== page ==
A whole new raft of penalties for VAT

“Plus ça change, plus c’est la même chose – the more things change, the more things stay the same”

As per the famous aphorism coined originally in French, businesses who are registered for VAT have been getting used to changes recently, with the introduction of MTD (Making Tax Digital) in April 2019 bringing yet more digital changes to their filing obligations with HMRC. However, one feature that will remain the same will be the ever-present threat of automated penalties for taxpayers not fulfilling their basic taxation obligations – filing and paying on time.

The next big change is due on 1 April 2022, when the old “Default Surcharge Regime” (DSR) will be replaced by a new late filing and late payment regime for VAT. HMRC has made an announcement about the planned legislative changes required to bring this into effect:-

Interest harmonisation and penalties for late payment and late submission - GOV.UK (www.gov.uk)

With even HMRC conceding that this represents a “significant change”, it is surprising that there is little publicity surrounding this new regime – particularly when knowledge of consequences is key in driving the compliant behaviour that is HMRC’s objective.

The first key change to note is that, contrary to the practical effect of the DSR, there will be now separate penalties for the separate obligations of a trader to (a) file on time and (b) pay on time. It has long been a peculiarity of the DSR that, so long as a trader pays the right amount of tax on time then there is no penalty consequence for not filing their return on time.

The new penalty for late submission of a VAT return

The next fundamental change is that it appears that the new late filing penalty will see the launch of the principle of the “penalty points” structure of penalty consequences, rather akin to endorsements on UK driving licenses following driving offences. The more serious or frequent the failure, the more the points will accumulate and then turn into financial penalties. In this respect the new regime will be similar to the DSR as only repeat offenders will be punished.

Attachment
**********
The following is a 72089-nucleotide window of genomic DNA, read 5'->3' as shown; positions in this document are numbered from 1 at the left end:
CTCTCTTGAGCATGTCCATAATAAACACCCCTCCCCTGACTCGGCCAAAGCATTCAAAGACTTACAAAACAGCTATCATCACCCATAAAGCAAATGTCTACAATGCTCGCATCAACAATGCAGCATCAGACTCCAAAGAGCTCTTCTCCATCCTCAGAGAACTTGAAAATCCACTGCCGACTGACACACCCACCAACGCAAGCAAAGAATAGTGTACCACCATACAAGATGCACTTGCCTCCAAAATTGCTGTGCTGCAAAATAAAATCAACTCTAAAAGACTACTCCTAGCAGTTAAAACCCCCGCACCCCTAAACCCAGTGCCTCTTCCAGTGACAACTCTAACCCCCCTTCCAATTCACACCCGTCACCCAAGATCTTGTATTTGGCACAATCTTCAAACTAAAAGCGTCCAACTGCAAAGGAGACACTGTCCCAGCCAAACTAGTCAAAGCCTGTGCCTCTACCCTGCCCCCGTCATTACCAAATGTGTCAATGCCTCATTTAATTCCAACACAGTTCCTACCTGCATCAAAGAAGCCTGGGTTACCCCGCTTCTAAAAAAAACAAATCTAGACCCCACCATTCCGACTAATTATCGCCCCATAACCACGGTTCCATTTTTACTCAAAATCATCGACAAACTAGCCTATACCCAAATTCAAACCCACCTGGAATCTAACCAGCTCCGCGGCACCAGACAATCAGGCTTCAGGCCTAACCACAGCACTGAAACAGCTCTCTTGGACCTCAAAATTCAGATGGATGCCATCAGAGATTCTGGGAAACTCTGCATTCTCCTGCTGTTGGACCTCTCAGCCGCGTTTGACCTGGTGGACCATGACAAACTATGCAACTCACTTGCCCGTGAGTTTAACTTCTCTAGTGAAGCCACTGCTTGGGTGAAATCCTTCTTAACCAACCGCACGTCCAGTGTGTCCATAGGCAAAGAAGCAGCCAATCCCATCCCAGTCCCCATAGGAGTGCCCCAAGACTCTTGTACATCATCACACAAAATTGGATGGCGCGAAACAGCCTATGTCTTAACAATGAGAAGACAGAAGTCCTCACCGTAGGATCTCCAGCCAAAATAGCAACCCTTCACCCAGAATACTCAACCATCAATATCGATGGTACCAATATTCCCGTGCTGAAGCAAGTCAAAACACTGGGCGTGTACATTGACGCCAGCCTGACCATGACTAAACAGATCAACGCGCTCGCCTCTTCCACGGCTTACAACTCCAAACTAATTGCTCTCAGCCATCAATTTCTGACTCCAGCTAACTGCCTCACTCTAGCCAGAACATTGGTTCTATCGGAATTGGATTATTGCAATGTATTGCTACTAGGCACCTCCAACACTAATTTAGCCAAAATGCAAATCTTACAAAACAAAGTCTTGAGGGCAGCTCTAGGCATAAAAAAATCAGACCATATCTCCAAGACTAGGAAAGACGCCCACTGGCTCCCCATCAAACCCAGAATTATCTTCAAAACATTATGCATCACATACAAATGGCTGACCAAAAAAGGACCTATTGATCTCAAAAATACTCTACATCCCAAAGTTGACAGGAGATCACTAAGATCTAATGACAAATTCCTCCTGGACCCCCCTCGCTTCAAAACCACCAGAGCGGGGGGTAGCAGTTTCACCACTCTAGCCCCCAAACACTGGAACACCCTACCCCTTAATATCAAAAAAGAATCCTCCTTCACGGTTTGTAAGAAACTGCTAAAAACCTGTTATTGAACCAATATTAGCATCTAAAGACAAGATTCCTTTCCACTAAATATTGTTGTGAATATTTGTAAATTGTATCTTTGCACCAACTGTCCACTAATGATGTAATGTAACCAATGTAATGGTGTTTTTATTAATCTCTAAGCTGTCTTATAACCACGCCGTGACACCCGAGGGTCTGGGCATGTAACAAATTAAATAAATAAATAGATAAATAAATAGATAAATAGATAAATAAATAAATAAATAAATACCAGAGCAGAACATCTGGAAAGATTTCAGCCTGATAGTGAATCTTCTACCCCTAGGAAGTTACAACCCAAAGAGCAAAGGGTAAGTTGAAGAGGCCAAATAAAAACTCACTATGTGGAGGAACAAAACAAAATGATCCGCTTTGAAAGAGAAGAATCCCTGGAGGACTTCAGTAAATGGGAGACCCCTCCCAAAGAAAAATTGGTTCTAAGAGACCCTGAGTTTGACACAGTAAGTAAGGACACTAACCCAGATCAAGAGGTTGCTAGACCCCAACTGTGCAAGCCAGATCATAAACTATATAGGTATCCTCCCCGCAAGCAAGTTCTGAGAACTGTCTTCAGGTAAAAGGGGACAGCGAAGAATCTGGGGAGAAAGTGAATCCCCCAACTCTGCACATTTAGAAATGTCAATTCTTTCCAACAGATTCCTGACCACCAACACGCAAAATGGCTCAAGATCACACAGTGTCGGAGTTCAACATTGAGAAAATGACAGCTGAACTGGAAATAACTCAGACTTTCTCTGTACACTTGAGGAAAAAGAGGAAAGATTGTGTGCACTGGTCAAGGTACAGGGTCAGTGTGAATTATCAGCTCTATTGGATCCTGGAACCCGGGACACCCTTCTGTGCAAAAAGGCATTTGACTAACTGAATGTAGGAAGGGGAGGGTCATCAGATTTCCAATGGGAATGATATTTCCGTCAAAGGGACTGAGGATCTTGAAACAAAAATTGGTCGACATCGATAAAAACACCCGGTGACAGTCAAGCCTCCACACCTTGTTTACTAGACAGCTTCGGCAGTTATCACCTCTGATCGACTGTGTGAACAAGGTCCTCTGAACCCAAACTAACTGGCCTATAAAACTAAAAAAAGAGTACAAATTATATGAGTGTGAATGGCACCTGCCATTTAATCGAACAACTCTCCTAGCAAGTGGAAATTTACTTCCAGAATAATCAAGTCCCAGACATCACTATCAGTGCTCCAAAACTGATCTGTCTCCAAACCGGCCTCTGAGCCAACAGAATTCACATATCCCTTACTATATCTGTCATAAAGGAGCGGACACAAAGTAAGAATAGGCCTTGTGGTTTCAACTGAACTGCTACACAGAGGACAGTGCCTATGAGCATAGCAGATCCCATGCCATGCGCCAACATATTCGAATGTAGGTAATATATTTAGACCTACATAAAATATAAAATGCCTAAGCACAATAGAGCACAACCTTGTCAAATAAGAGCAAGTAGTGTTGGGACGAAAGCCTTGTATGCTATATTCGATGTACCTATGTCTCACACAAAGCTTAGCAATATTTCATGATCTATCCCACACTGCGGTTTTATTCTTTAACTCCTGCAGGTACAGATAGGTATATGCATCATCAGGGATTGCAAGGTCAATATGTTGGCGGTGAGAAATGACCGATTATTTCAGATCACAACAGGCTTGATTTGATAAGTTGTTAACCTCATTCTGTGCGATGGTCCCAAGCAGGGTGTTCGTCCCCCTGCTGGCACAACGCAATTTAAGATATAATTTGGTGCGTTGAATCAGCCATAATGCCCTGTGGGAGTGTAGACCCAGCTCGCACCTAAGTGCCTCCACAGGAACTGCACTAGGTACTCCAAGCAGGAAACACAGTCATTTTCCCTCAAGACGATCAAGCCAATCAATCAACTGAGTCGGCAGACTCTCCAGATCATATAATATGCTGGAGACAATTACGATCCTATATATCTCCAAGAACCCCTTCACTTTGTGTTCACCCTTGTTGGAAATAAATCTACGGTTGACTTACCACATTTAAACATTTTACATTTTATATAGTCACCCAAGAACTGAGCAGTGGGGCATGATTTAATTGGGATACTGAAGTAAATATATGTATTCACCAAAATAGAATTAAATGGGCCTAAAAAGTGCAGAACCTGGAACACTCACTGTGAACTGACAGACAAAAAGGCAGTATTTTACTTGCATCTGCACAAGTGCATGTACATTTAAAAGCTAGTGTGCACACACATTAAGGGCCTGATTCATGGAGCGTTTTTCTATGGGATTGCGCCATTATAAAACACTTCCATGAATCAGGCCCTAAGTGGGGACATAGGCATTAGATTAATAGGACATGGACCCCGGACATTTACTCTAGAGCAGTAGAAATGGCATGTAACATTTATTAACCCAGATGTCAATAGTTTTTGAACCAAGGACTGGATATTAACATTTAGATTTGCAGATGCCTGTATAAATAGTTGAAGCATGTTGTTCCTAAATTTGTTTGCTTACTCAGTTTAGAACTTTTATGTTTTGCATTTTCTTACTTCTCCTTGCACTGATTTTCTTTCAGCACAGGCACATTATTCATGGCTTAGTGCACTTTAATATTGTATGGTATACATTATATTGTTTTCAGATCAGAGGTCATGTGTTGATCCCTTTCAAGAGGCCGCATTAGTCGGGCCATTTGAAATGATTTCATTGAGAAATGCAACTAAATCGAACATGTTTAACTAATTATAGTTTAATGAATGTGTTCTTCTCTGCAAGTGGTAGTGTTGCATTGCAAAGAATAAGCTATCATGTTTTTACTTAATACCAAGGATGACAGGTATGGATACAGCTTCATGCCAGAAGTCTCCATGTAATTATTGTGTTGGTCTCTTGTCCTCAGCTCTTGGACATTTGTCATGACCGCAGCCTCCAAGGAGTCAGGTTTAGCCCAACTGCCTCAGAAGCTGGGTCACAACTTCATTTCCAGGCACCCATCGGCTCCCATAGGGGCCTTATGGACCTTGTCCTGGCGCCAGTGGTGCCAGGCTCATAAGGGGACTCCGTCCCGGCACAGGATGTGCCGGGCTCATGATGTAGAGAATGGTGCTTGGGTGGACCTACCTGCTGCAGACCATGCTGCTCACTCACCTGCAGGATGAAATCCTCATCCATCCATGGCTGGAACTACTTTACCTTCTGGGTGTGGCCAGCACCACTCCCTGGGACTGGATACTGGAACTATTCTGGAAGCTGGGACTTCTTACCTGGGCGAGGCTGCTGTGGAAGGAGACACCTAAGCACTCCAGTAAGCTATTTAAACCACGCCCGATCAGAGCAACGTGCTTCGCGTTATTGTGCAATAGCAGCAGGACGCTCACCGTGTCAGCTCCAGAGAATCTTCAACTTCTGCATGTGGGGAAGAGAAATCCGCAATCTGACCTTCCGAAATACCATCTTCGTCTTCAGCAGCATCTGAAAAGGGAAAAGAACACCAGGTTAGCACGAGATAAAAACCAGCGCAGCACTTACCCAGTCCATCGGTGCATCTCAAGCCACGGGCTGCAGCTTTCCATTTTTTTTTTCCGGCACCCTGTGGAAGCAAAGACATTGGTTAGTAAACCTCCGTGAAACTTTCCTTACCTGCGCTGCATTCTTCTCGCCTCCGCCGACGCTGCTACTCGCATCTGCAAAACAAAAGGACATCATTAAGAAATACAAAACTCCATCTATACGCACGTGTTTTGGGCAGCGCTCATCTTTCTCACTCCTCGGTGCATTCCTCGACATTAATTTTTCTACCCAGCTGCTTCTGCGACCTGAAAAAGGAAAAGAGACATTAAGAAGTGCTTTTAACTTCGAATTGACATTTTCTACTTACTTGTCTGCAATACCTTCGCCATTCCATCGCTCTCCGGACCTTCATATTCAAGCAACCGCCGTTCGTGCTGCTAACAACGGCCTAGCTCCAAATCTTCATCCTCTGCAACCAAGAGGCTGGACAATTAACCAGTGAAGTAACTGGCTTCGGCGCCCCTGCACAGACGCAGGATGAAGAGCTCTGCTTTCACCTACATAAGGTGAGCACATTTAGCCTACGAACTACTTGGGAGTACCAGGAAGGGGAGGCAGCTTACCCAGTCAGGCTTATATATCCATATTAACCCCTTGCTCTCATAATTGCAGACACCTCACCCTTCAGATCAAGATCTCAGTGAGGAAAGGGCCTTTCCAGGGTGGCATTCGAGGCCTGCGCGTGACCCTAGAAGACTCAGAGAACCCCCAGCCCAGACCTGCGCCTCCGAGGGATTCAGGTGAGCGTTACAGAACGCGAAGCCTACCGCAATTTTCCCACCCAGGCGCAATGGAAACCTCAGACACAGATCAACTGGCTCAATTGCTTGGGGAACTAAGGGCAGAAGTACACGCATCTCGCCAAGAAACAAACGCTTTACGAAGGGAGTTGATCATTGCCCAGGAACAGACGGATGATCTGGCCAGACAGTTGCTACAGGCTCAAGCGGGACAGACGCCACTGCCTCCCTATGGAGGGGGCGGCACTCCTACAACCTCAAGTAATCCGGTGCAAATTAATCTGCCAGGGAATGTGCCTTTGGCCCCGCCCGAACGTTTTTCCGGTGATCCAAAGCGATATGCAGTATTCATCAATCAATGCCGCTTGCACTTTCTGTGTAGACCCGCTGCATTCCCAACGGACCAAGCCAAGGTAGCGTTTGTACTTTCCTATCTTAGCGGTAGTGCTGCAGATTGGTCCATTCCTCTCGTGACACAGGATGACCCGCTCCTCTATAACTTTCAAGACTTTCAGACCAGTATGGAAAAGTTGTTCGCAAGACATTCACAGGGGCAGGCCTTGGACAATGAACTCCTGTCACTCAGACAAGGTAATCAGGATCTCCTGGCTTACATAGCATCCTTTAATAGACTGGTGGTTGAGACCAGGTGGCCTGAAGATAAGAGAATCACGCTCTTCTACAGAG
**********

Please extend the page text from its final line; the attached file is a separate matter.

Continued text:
It is understood that senior HMRC management have often been frustrated in the past of the considerable operational impact of administering large volumes of comparatively small penalties. Not only were the penalty amounts thought not to be sufficient in helping to deter the wrong behaviours, they were also too small to merit effective collection action when left unpaid.

The new fixed penalty amount will be £200, which is double the current ITSA initial late filing penalty which it is expected to eventually replace in 2024. However, it will only be payable once a trader has accumulated enough points to be above the relevant threshold. That threshold varies accordingly to the frequency of the trader’s normal filing pattern:-

Annual              2 points

Quarterly          4 points

Monthly            5 points

Example 1

Trader A has an accounting period of 31 January / 30 April / 31 July / 30 October.

The filing dates are therefore 7 March / 7 June / 7 September / 7 December.

  • Trader A files their returns on 10 March, 18 June, 25 September, 5 December and then 10 March.